______________________________________MEL    FUNC      IN    TP    AP  SP    DUR  ACC______________________________________E      iii       12    T1    A1  S0    1    un______________________________________

Rulebases and Results

In the following discussion of the development of sets of rulebases, results from these sets of rule bases are analyzed and contrasted with each other. When rulebases are printed in a table, the columns have the following meanings.

______________________________________RHS     LHS                  Number ofAttribute   Attributes             Max Order  Rules   Notes______________________________________The     Attributes             The        The number                                Signi-attribute   present on             maximum    of rules                                ficantpresent the LHS of             number of  in the  featureson the  the rule  terms      rule base.                                of theRHS of  base.     allowed on         rulethe rule   Rules must             the LHS of         base.base.   contain   a rule.   any   attributes   in bold,   and may   contain   the other   attri-   butes.______________________________________

Unless otherwise noted, all rules should be correct at least 50% of the times they fire and should have a J-measure of at least 0.001. The rules discussed below were trained from an example set of 15 Bach harmonized chorales, which produced 818 examples by beat-based conversion and 834 examples by chord-based conversion.

The first attempt at generating harmony rules used no rule base segmentation, filtering, or pruning. The resulting rule base, called Simple1, was trained from examples using beat-based conversion.

______________________________________RHS       LHS                  Number ofAttribute Attributes              Max Order   Rules  Notes______________________________________Function0 Function1,              3           105     Melody1,     Melody0______________________________________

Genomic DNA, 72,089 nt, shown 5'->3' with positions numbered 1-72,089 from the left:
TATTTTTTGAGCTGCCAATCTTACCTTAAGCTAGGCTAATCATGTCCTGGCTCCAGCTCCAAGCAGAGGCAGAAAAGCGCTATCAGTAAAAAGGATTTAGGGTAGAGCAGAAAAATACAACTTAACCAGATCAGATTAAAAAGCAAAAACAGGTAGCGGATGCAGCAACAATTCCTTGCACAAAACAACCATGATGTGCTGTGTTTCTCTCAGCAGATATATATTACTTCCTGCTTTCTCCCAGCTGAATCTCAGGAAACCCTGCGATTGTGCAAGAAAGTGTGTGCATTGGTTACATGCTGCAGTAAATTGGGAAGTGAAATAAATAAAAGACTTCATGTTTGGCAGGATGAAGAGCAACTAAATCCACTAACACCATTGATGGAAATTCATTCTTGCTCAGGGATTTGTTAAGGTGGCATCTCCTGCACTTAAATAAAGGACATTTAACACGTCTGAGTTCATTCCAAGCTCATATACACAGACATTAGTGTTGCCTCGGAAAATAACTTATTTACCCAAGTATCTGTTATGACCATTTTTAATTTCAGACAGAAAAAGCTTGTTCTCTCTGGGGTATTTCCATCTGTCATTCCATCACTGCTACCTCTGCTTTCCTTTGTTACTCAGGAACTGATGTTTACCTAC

This initial rule base had a number of limitations. Of its 105 rules, 33 do not use the current melody note or the previous function, which lead to unresolved dissonances in the harmony. For example, if the current melody note was F-sharp and the previous function was a V7 chord, the following rule led the rule base to play a C Major chord.

12. IF Function1 V7 THEN Function0 I:0.566 0.343 0.030

The C Major chord sounds very dissonant against the F-sharp in the melody.

To correct the problems in the first rule base Simple1, all rules which did not use both the current function and previous melody note were filtered out, producing a new rule base Simple2.

______________________________________RHS       LHS                  Number ofAttribute Attributes              Max Order   Rules  Notes______________________________________Function0 Function1,              3           72     Melody1,     Melody0______________________________________

However, this smaller rule base frequently failed to fire on its input. This led to the following harmonization of the first phrase of "Hark, the Herald Angels

______________________________________Melody         Chord   Rules Fired______________________________________G4             I       0C5             I       0C5             I       0B4             I       0C5             I       0E5             I       2E5             I       2D5             V       2______________________________________